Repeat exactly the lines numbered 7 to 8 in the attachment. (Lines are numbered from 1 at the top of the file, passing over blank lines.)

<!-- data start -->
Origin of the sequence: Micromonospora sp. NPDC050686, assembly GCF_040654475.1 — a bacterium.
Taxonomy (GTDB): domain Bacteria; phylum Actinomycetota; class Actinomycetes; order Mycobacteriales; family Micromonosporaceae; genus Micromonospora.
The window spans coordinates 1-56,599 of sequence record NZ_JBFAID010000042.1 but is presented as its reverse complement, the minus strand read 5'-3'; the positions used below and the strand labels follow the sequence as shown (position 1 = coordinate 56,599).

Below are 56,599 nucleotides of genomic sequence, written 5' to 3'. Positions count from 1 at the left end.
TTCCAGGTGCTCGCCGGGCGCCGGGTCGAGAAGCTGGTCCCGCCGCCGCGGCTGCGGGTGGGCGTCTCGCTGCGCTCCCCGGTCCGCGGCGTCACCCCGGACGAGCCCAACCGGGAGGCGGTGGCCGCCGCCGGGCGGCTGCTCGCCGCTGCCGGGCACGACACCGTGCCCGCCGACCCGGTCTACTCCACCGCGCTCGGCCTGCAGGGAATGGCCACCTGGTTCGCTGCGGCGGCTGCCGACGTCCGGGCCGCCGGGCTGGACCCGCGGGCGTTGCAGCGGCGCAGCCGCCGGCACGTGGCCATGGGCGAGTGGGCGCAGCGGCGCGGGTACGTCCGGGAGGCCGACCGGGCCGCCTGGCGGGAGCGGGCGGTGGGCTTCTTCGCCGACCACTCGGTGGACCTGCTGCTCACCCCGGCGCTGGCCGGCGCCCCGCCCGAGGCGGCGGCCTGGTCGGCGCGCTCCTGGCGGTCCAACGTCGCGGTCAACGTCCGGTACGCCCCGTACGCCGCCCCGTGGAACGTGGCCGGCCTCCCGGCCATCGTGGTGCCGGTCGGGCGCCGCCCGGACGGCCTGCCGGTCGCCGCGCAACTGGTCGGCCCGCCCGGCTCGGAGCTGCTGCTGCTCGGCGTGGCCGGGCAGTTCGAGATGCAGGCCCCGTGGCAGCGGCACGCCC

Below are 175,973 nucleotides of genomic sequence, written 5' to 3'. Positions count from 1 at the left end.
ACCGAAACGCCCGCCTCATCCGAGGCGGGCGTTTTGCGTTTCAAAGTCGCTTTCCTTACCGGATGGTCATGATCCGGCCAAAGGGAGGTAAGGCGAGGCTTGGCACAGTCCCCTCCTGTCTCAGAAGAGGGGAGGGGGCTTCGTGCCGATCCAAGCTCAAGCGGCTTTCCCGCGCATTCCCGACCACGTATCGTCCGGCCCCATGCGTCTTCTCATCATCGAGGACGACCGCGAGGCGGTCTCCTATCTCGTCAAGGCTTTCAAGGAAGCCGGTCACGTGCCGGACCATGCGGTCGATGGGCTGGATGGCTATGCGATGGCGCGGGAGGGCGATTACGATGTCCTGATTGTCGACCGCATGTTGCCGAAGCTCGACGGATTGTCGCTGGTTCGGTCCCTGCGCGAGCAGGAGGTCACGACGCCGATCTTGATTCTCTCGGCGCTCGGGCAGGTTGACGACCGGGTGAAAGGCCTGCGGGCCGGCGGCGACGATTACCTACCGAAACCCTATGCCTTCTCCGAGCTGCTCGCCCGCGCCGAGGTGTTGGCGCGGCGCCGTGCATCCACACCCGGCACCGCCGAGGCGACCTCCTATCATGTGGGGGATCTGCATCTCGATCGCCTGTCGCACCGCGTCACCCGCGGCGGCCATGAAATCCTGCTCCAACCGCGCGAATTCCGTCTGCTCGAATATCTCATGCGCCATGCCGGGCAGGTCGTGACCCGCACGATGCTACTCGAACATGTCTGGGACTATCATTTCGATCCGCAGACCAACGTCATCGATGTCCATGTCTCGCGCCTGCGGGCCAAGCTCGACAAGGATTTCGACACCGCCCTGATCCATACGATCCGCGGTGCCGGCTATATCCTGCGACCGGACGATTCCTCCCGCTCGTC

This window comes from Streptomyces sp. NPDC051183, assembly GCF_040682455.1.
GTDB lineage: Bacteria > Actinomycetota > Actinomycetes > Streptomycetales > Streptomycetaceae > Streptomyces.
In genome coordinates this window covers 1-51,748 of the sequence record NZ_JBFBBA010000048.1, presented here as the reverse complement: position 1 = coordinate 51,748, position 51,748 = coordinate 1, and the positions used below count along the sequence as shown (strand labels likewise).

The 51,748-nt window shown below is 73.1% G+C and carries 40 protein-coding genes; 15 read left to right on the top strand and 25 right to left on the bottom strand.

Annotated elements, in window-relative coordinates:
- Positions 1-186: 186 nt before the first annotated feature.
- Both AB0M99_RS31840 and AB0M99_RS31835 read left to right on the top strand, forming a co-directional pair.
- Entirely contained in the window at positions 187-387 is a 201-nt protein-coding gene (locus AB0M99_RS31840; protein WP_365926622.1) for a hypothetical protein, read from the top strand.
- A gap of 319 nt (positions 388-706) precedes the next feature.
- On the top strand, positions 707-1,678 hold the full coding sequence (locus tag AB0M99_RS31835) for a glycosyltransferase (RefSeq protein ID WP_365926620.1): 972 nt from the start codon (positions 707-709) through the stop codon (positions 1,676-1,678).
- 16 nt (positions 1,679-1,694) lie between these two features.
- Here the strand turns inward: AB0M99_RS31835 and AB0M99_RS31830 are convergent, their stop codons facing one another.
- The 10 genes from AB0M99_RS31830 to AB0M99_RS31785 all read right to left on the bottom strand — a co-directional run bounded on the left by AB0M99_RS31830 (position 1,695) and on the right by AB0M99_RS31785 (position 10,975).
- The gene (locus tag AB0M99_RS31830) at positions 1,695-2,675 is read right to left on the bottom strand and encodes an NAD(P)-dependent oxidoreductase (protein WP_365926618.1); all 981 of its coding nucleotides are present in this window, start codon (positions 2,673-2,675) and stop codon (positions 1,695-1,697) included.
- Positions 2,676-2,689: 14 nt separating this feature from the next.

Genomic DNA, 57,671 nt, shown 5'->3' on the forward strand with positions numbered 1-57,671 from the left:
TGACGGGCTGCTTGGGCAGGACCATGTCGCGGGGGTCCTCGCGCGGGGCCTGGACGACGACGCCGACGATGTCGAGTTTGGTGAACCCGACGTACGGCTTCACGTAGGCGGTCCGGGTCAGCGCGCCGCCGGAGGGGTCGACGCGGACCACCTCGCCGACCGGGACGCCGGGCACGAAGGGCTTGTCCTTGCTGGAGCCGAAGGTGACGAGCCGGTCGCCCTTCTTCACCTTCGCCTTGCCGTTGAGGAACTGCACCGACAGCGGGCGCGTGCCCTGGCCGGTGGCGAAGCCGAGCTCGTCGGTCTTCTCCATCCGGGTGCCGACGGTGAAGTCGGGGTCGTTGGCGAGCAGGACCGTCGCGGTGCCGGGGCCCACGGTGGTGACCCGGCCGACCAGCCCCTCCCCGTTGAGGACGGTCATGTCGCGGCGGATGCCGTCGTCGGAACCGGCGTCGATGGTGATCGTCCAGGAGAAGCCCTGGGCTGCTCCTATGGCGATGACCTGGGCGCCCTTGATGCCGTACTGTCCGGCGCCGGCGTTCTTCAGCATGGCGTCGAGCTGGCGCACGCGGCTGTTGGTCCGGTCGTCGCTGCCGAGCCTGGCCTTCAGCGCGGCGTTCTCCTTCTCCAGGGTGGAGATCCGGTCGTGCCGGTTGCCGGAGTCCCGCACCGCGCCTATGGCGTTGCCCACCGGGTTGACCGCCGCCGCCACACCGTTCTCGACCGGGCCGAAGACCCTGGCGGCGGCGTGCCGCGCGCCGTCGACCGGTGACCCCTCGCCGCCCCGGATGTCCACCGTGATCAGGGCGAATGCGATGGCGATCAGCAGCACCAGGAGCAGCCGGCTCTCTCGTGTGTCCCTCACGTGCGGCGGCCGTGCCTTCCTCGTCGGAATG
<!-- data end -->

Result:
ACCGAAACGCCCGCCTCATCCGAGGCGGGCGTTTTGCGTTTCAAAGTCGCTTTCCTTACCGGATGGTCATGATCCGGCCAAAGGGAGGTAAGGCGAGGCTTGGCACAGTCCCCTCCTGTCTCAGAAGAGGGGAGGGGGCTTCGTGCCGATCCAAGCTCAAGCGGCTTTCCCGCGCATTCCCGACCACGTATCGTCCGGCCCCATGCGTCTTCTCATCATCGAGGACGACCGCGAGGCGGTCTCCTATCTCGTCAAGGCTTTCAAGGAAGCCGGTCACGTGCCGGACCATGCGGTCGATGGGCTGGATGGCTATGCGATGGCGCGGGAGGGCGATTACGATGTCCTGATTGTCGACCGCATGTTGCCGAAGCTCGACGGATTGTCGCTGGTTCGGTCCCTGCGCGAGCAGGAGGTCACGACGCCGATCTTGATTCTCTCGGCGCTCGGGCAGGTTGACGACCGGGTGAAAGGCCTGCGGGCCGGCGGCGACGATTACCTACCGAAACCCTATGCCTTCTCCGAGCTGCTCGCCCGCGCCGAGGTGTTGGCGCGGCGCCGTGCATCCACACCCGGCACCGCCGAGGCGACCTCCTATCATGTGGGGGATCTGCATCTCGATCGCCTGTCGCACCGCGTCACCCGCGGCGGCCATGAAATCCTGCTCCAACCGCGCGAATTCCGTCTGCTCGAATATCTCATGCGCCATGCCGGGCAGGTCGTGACCCGCACGATGCTACTCGAACATGTCTGGGACTATCATTTCGATCCGCAGACCAACGTCATCGATGTCCATGTCTCGCGCCTGCGGGCCAAGCTCGACAAGGATTTCGACACCGCCCTGATCCATACGATCCGCGGTGCCGGCTATATCCTGCGACCGGACGATTCCTCCCGCTCGTC

This window comes from Streptomyces sp. NPDC051183, assembly GCF_040682455.1.